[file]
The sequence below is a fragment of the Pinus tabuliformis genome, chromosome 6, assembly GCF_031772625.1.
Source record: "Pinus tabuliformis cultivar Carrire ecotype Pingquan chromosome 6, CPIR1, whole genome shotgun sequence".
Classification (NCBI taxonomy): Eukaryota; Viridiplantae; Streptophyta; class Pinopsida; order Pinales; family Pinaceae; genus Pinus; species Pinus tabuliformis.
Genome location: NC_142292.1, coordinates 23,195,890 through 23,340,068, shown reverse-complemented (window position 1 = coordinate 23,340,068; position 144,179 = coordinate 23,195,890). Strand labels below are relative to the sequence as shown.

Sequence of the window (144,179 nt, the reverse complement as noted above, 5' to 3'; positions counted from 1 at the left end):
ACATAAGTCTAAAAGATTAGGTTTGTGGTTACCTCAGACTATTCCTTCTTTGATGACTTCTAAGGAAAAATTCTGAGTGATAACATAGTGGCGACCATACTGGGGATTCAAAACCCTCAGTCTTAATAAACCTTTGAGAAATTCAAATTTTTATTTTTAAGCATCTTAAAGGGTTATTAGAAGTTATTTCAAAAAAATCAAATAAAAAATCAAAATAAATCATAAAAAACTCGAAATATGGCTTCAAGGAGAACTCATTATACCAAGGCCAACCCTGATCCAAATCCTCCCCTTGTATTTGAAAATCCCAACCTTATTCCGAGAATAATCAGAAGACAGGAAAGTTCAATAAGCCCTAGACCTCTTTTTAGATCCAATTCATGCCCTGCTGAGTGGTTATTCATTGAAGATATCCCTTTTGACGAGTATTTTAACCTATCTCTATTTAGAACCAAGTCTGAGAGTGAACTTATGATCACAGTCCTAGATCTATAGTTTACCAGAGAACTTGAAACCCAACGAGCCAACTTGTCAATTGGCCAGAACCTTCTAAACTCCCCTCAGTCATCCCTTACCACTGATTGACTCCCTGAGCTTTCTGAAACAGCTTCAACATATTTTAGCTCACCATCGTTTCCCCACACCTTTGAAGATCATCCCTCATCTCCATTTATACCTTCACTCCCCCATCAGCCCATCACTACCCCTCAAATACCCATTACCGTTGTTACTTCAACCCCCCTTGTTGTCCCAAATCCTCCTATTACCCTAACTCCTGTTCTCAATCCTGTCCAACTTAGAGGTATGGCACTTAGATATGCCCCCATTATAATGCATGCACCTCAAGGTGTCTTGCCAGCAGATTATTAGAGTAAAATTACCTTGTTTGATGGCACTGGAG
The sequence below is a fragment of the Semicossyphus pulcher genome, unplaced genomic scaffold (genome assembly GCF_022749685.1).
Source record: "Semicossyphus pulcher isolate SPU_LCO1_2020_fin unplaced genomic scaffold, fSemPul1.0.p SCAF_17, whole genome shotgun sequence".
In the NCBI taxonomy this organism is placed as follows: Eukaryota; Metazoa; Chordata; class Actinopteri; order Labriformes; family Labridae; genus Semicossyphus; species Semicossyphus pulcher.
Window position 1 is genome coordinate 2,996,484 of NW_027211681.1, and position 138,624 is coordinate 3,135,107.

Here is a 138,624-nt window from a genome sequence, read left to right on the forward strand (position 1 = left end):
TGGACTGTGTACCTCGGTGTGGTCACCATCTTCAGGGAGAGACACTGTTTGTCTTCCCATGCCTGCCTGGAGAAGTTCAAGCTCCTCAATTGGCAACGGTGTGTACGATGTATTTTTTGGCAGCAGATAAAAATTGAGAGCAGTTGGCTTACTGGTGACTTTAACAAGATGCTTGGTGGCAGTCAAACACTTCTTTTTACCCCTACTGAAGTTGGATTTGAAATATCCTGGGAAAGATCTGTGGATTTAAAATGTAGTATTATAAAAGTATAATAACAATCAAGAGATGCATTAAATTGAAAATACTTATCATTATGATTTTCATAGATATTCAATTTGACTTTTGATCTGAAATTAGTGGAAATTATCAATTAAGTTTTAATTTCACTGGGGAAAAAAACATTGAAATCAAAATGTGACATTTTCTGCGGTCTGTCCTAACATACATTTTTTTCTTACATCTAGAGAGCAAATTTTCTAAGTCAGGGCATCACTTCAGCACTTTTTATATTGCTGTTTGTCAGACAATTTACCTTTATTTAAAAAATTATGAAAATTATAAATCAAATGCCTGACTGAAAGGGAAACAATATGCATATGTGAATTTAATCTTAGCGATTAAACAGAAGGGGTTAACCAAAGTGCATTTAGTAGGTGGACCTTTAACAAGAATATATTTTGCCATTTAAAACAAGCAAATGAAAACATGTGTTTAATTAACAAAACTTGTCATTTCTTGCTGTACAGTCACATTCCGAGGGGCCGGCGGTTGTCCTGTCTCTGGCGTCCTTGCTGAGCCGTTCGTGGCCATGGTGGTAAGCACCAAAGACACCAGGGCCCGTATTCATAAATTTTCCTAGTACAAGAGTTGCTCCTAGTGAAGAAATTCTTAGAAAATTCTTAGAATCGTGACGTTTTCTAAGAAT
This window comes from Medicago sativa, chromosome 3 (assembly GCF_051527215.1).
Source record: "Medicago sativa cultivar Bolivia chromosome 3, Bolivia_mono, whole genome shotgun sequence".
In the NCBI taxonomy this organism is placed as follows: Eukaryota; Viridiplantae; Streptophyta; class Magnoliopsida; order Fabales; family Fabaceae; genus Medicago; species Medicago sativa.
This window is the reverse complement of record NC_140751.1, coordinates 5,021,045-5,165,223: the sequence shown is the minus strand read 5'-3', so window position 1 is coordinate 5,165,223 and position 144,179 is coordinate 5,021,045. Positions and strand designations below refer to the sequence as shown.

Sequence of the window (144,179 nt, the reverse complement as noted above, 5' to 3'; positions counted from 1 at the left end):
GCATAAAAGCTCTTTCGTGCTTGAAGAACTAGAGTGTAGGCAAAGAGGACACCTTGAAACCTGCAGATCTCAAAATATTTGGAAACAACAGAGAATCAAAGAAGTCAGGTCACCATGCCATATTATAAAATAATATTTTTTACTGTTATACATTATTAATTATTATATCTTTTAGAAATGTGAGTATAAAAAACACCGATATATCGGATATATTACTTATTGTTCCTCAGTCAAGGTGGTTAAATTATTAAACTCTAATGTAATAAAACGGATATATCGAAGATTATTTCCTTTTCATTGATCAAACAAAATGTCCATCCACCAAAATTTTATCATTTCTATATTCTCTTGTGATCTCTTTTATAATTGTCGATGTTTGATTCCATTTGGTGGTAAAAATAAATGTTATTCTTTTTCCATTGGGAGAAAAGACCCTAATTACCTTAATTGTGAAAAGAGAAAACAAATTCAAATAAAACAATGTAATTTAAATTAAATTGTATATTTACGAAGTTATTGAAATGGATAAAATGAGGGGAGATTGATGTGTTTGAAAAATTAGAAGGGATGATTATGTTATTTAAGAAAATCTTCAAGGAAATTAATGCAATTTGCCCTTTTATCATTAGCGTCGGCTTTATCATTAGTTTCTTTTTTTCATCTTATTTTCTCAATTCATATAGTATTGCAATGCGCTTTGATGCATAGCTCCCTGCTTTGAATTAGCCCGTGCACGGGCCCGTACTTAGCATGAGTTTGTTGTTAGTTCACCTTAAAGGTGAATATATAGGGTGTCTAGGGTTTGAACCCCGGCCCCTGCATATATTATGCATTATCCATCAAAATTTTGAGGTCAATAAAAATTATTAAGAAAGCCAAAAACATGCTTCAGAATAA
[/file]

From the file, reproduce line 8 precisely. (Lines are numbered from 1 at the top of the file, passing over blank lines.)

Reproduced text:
Source record: "Semicossyphus pulcher isolate SPU_LCO1_2020_fin unplaced genomic scaffold, fSemPul1.0.p SCAF_17, whole genome shotgun sequence".